643: Nifty Nightshades.
A chat with an expert on seeds.
At least ten times a year we have a live Seed Saving Class with Bill McDorman, the Executive Director of Rocky Mountain Seed Alliance, Ketchum, Idaho. He got his start in the bio-regional seed movement while in college in 1979 when he helped start Garden City Seeds. In 1984, Bill started Seeds Trust/High Altitude Gardens, a mail order seed company he ran successfully until it sold in 2013.
Come join us for the next live class, or catch up on our previous classes through our podcast episodes. Either way you will expand your seed knowledge and gain new perspectives on your food system.
Register anytime for the next event.
Register Here for the Monthly Seed Saving Class with Live Q&A
In This Seed Chat:
This is the September 2021 class discussing nightshades. We are so glad the deadly nightshades aren’t! Tomatoes, peppers, eggplant and tomatillos. Easy to save the seeds and so many reasons to. And the good news is that these plants are self-pollinating so no worries about your plants “getting crossed up.” Everyone’s favorite vegetable, tomato, could become your favorite seed saving variety. Plant, pick, save seeds. Oh and eat the fruit. Really!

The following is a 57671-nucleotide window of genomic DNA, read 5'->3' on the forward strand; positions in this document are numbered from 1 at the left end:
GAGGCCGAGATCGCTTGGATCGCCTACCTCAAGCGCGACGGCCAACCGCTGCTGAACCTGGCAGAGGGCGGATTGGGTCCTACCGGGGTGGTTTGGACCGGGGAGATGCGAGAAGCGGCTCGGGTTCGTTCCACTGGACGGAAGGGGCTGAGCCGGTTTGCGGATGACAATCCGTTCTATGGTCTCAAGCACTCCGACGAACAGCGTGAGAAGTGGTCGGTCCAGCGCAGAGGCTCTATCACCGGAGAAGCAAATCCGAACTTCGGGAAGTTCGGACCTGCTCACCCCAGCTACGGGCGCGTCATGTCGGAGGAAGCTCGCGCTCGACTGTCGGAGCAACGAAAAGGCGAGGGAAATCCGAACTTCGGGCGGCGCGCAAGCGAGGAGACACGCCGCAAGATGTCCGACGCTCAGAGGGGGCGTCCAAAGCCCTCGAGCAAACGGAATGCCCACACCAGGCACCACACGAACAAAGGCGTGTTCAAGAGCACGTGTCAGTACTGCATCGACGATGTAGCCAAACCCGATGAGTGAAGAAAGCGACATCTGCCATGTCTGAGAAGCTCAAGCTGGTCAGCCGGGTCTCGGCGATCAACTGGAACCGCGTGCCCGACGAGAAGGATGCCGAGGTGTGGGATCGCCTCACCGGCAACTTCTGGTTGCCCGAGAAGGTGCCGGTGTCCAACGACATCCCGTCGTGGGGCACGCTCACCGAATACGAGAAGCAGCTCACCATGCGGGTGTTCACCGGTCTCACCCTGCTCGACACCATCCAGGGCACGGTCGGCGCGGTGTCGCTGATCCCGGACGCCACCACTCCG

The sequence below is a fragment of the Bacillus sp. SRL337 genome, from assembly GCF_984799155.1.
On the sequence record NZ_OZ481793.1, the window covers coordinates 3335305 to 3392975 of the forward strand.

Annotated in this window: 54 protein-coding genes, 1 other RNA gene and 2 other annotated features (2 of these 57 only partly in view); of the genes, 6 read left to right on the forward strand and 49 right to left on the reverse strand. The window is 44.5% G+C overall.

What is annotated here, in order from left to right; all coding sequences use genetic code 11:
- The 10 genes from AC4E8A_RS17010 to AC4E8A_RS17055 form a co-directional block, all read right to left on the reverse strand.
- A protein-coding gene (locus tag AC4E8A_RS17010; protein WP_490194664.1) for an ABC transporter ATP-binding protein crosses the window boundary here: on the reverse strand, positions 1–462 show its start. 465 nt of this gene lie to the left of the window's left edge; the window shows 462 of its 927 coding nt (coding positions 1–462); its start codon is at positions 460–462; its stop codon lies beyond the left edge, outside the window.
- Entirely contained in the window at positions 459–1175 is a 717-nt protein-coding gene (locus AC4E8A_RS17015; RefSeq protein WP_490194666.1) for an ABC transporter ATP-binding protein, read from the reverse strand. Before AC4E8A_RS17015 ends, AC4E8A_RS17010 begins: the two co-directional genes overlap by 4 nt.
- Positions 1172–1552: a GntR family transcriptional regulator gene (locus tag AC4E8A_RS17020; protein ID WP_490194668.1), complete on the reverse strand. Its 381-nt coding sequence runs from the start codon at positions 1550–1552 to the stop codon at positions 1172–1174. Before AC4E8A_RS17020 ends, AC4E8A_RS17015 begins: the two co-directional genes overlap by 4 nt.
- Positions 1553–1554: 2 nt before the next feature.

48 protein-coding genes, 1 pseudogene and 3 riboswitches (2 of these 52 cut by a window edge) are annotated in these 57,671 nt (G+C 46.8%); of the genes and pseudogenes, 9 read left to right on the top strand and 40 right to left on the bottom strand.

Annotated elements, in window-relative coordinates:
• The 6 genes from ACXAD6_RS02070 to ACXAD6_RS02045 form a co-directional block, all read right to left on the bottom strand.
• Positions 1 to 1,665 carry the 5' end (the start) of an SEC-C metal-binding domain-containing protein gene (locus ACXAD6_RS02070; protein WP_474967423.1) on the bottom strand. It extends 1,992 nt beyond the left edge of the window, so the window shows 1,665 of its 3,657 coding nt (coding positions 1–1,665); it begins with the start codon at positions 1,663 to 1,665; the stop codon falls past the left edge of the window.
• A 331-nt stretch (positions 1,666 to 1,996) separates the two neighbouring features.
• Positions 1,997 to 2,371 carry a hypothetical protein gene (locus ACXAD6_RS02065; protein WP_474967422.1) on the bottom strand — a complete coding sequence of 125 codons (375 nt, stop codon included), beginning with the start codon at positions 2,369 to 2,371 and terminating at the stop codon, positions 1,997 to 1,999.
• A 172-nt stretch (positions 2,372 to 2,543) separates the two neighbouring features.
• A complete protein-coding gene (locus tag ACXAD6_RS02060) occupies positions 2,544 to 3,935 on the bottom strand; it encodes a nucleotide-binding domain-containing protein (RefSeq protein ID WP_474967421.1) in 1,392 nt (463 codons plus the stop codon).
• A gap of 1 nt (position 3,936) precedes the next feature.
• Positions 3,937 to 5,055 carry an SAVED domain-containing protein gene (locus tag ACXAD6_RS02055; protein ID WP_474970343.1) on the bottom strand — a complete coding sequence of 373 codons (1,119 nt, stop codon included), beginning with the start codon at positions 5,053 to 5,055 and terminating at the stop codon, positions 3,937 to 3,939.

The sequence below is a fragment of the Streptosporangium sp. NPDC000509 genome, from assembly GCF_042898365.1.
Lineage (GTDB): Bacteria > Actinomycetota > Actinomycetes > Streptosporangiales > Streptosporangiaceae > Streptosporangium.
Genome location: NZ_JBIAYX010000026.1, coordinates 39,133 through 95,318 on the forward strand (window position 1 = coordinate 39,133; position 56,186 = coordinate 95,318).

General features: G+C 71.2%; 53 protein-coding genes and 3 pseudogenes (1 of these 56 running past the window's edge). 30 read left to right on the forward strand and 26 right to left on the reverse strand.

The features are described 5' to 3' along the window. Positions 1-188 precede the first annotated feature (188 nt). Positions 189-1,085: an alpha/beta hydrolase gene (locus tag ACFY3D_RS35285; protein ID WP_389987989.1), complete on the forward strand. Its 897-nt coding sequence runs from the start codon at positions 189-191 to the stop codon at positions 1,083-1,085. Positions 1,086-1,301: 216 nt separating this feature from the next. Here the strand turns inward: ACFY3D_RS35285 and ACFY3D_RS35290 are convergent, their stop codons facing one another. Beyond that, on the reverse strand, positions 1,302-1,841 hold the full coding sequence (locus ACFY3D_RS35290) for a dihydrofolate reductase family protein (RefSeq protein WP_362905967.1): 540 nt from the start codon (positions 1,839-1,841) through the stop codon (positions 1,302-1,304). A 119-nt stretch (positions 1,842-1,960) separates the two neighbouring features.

– Most people grow tomatoes at one time or another.
– Uniformity is not the goal of seed saving.
– Most tomatoes pollinate themselves before the flowers even open.
– Epigentics – Plants changing, in real time, to adapt to climate conditions
– Wet harvesting of tomato seeds– how to do it and why you want to
– Ways to harvest pepper seeds
– Did you eat out and taste something you loved? Save those seeds!
– A “hybrid” might not actually be a hybrid, even if it is labeled as one.
– Joseph Lofthouse’s “Beautifully Promiscuous Tasty Tomato Project” – sponsored by World Tomato Society
– Bill recommends The Empire of Red Gold, a movie about the centralization of the tomato industry
– Is a dehydrator good for drying seeds?
– How to save eggplant seeds
– Landraces have diversity and are adapted to a place
– Plant many; save seeds from the few.
– Encouraging genetic diversity
– Fermenting seeds for too long
– Ideas for diversity in small spaces
– Bill’s favorite color tomato
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